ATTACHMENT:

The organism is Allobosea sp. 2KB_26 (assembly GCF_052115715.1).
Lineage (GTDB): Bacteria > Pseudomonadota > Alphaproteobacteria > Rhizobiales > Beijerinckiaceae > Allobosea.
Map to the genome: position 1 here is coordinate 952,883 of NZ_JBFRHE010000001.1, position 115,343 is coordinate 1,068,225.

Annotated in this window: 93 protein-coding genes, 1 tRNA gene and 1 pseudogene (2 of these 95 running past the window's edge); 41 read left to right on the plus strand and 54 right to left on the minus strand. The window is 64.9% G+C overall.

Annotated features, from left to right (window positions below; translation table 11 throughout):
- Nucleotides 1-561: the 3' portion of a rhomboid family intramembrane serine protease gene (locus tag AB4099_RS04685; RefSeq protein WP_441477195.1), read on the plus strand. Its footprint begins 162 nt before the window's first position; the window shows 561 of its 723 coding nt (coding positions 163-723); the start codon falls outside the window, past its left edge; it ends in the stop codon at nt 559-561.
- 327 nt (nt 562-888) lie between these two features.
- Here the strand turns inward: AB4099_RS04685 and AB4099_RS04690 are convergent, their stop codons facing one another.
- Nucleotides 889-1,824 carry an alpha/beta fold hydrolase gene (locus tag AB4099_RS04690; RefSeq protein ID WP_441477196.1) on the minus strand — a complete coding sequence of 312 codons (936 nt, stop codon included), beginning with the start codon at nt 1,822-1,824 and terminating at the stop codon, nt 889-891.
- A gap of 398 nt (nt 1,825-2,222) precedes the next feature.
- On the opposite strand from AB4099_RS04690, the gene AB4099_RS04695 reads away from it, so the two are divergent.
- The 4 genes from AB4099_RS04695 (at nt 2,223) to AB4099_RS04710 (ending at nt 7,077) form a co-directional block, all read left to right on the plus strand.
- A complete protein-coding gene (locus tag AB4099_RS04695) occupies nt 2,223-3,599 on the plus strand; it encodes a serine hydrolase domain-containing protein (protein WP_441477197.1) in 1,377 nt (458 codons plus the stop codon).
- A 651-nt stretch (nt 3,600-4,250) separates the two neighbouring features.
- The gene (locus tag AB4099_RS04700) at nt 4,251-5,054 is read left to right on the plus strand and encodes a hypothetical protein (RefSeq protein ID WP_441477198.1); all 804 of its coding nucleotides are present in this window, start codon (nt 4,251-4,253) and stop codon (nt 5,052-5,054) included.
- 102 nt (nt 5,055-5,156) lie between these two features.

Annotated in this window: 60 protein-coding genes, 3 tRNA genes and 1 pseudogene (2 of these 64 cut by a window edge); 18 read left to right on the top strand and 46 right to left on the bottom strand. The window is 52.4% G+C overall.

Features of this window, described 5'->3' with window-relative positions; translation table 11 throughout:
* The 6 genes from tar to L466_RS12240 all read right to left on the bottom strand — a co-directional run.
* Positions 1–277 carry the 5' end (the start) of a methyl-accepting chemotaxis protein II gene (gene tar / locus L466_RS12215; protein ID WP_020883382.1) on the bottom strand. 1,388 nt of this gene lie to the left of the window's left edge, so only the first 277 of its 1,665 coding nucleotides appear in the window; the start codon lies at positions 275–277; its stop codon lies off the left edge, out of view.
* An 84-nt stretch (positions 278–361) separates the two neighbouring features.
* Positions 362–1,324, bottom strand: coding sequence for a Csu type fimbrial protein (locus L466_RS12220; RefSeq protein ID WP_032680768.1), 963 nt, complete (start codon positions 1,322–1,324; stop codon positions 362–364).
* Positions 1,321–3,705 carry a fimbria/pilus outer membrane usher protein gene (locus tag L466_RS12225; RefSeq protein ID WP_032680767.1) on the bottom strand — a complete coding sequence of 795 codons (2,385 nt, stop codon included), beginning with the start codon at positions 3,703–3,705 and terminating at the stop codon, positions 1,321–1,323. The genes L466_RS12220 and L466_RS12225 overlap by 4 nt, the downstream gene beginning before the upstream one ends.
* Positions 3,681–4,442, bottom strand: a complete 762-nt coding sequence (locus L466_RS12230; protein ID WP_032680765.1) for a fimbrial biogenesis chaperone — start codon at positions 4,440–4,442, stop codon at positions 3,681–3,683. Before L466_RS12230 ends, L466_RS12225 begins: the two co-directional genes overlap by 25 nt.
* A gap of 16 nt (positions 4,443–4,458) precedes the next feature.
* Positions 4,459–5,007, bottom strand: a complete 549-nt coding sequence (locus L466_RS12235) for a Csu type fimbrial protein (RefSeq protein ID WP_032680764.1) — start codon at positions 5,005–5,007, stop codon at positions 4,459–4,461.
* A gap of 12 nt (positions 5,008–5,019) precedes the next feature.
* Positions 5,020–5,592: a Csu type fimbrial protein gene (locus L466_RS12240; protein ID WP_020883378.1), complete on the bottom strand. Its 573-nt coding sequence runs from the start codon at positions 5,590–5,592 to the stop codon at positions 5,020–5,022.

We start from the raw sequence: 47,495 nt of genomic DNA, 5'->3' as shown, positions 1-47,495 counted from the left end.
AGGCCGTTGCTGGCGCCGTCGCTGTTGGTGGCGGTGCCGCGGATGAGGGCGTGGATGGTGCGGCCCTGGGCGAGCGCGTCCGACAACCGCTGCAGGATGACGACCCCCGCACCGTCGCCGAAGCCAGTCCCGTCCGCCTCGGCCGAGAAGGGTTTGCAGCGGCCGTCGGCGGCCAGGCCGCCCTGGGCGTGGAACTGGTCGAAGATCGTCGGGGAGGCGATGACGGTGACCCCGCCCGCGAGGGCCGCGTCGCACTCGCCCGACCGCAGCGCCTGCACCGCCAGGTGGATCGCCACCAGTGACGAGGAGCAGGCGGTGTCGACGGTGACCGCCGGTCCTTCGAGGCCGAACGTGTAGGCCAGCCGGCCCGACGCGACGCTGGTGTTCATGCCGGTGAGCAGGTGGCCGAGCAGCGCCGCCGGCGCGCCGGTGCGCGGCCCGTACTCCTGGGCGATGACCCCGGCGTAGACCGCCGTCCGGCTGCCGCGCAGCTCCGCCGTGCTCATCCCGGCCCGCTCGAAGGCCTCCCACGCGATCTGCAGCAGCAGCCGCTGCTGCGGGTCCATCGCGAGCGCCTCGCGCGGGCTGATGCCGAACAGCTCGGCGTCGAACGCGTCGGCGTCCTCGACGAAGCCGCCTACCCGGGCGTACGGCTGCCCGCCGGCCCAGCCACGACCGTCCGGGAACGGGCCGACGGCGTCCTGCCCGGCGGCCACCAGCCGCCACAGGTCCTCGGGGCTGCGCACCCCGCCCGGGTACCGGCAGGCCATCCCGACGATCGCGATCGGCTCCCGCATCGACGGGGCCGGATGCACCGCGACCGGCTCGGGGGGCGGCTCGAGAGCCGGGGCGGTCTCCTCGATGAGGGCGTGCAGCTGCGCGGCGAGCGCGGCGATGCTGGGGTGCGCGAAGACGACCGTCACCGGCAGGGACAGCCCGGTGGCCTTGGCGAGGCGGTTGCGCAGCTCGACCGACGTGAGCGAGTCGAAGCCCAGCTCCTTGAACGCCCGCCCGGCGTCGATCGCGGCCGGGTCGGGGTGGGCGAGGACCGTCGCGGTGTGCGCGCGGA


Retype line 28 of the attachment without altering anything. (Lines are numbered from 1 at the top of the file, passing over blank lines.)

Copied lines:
* Positions 5,020–5,592: a Csu type fimbrial protein gene (locus L466_RS12240; protein ID WP_020883378.1), complete on the bottom strand. Its 573-nt coding sequence runs from the start codon at positions 5,590–5,592 to the stop codon at positions 5,020–5,022.